Rick (in another thread) wrote:
Consciousness is not physical because it doesn't have location
This claim that consciousness does not have a location cannot be correct.
The intention of Rick's comment, I assume, is to take a position against the "Cartesian mistake" of locating the seat of consciousness in a particular part of the brain. In this sense, yes, consciousness cannot be pinpointed or found underneath a microscope.
However consciousness does
have a location. And it has a location in many difference senses. For example:
1) From a physical standpoint, consciousness is located more or less
in the brain. One can debate whether all parts of the brain are equally involved in consciousness or not. And one could argue that consciousness does not stop at the brain but extends into the physical body and its interactive contact with the environment. In any case, our personal consciousness is not exactly located physically in someone else's brain, or in a rock, or on the planet Pluto. So in this sense, an individual consciousness can be physically located even if the boundary between self and other cannot be precisely defined.
2) From an experiential standpoint, consciousness has a subjective point of view that is located somewhere. If I'm reflecting on the tree outside my window, my experience is relative to where I live physically. Furthermore, I have no awareness and can hardly fathom "what it's like" in parts of the world I know nothing about. Our experience of the world follows our body around, because that is where all the information we have about the world is coming from. Our awareness is, by necessity, from the perspective of our sense organs which are attached to our body.
In some ways, the location of experiential consciousness can be shifted at will. If we close our eyes and reflect on our trip to Paris, we are, in a sense, shifting some aspect of our conscious to that location. This is strenghened if we are working with people in Paris, on the phone with them often, keeping track of local events, and having video conference calls. We could say that we are practically there.
In the social realm, when lawyers speak on behalf of a client, they are adopting the point of view of another. Through "power of attorney", our society actually accepts the transfer of awareness and personal agency as a defensible and enforceable construct. If your attorney was informed, institutionally it is as if you were informed.
Part of the confusion surrounding consciousness is that operates concurrently on multiple levels of abstraction and is not one single phenomenon. Here are 5 layers that seem to be operating:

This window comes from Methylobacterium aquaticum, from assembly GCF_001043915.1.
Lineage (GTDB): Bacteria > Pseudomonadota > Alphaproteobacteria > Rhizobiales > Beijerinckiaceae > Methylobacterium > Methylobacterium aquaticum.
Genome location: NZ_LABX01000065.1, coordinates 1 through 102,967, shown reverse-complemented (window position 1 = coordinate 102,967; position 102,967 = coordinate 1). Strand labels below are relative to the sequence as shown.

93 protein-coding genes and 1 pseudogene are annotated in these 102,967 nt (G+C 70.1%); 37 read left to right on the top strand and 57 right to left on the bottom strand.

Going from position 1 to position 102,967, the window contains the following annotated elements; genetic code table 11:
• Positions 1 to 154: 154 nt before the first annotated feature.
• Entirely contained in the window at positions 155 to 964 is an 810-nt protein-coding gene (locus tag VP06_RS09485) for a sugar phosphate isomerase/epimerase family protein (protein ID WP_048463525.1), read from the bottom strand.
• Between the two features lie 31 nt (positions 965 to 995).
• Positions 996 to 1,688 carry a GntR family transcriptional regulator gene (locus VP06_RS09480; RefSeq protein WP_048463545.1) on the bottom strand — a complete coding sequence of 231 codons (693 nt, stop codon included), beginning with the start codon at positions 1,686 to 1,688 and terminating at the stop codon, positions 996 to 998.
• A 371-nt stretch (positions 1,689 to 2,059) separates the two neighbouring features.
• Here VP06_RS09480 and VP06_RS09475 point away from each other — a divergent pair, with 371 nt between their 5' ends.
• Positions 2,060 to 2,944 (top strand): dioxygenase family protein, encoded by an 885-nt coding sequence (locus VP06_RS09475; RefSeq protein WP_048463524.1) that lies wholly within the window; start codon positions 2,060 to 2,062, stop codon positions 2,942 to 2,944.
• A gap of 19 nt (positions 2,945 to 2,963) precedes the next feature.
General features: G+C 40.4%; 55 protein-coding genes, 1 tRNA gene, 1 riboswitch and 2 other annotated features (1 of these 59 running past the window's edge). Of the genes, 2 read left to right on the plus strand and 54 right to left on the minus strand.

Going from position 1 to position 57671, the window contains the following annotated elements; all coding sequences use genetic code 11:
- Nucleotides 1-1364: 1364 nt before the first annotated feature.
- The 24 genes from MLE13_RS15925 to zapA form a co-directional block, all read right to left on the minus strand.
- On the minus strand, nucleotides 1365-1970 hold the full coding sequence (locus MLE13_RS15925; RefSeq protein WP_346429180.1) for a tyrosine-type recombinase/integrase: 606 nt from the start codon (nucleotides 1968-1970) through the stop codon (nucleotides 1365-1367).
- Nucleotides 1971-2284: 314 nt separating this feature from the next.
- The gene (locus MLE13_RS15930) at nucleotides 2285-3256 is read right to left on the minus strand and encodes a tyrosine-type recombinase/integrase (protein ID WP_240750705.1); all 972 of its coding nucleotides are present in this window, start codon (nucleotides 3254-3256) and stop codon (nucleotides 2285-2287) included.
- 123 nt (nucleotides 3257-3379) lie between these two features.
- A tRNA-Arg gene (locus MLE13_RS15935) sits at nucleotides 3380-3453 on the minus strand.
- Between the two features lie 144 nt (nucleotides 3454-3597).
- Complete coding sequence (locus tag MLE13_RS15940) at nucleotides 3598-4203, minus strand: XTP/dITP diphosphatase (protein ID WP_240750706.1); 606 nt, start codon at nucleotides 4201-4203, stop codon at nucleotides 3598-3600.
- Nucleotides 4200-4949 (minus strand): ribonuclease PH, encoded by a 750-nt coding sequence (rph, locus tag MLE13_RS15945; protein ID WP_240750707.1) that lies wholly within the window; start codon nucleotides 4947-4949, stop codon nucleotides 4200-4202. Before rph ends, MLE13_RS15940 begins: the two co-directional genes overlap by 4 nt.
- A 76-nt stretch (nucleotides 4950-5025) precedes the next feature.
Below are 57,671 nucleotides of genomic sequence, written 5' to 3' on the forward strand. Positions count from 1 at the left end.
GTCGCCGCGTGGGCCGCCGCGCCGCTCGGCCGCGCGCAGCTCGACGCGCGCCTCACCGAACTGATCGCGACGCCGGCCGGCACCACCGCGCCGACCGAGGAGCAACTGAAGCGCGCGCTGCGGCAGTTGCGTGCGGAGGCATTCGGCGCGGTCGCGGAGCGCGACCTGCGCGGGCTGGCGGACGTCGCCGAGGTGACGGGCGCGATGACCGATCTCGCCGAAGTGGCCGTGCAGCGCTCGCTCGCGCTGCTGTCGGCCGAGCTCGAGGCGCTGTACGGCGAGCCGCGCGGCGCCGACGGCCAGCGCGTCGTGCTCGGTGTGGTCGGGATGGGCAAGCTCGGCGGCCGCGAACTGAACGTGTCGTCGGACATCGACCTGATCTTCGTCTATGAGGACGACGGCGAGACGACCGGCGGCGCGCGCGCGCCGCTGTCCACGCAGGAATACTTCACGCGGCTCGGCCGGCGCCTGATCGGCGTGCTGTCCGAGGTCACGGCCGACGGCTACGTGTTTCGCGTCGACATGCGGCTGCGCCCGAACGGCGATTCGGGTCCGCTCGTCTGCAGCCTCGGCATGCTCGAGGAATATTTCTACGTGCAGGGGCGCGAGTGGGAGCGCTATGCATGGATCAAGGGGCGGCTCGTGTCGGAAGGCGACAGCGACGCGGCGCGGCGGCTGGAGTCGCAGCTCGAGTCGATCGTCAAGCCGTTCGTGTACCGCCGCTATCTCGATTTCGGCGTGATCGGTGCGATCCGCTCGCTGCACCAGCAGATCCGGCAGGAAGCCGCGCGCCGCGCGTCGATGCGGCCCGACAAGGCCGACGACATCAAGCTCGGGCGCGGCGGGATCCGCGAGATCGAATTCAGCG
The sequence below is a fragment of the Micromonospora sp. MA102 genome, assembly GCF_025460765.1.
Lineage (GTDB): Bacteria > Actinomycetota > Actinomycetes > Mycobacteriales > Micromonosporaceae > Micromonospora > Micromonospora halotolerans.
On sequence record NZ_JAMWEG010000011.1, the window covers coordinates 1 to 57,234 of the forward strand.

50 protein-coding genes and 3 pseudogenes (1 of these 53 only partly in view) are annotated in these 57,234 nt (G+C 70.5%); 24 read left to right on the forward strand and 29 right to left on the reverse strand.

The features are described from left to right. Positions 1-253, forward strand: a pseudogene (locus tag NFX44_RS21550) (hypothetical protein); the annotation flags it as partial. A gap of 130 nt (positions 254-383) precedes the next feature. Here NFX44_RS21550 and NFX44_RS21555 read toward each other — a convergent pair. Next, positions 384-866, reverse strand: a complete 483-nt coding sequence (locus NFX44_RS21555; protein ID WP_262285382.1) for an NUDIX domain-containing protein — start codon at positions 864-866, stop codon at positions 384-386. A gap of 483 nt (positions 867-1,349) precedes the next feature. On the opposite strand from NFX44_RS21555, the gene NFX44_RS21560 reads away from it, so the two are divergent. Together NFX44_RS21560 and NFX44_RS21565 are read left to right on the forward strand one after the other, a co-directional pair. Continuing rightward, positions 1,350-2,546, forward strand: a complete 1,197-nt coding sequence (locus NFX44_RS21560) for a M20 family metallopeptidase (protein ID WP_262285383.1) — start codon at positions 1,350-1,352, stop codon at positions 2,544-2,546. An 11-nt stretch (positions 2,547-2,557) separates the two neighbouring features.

1) physical consciousness - which brain is maintaining a particular consciousness though its neural activity? location is tied mainly to the brain.
2) experiential consciousness - which sense and motor organs are determining the location of subjective point of view? location is the experiental manifold eminating outward from our sense and motor organs. video cameras and microphones can move this location via "telepresence". ironically, the physical shape of experiential consciousness includes a "blind spot" analogous to the one in our retina. That blind spot is our body(!). Experience begins (for the most part) at our eyes and skin and extends outward as far as acuity allows. We have zero physical awareness of our brain, which contains no sense organs at all. If it weren't for mirrors and cameras, most people would not know what they look like.
3) domain consciousness - what is the conceptual world onto which consciousness is being projected (focus of attention, cosmic unity phenomenon), and from what perspective? location is a fluid construct of the neural apparatus and can include domains without physical correlates (e.g. contemplating the world of mathematics).
4) social consciousness - whose point of view is being represented in the social construct created by a society of conscious beings? the transfer of agency via institutions and power of attorney illustrate the fluidity here. location is within the relationship web of society and is defined and maintained by cultural and institutional rules.
5) collective consciousness - coherent conscious systems that span multiple conscious individuals . For example, a community with feelings, goals, and awareness; or a married couple that practically "think for each other"; or left-brain, right-brain studies on people with a severred corpus callosum. location encompasses the union of all participating members.
Dissociative disorder (a.k.a. multiple personality disorder) can be understood as a disruption of consciousness at layers #3 and #4 leading to the emergence of separately maintained personal identities, each with its own personal narrative.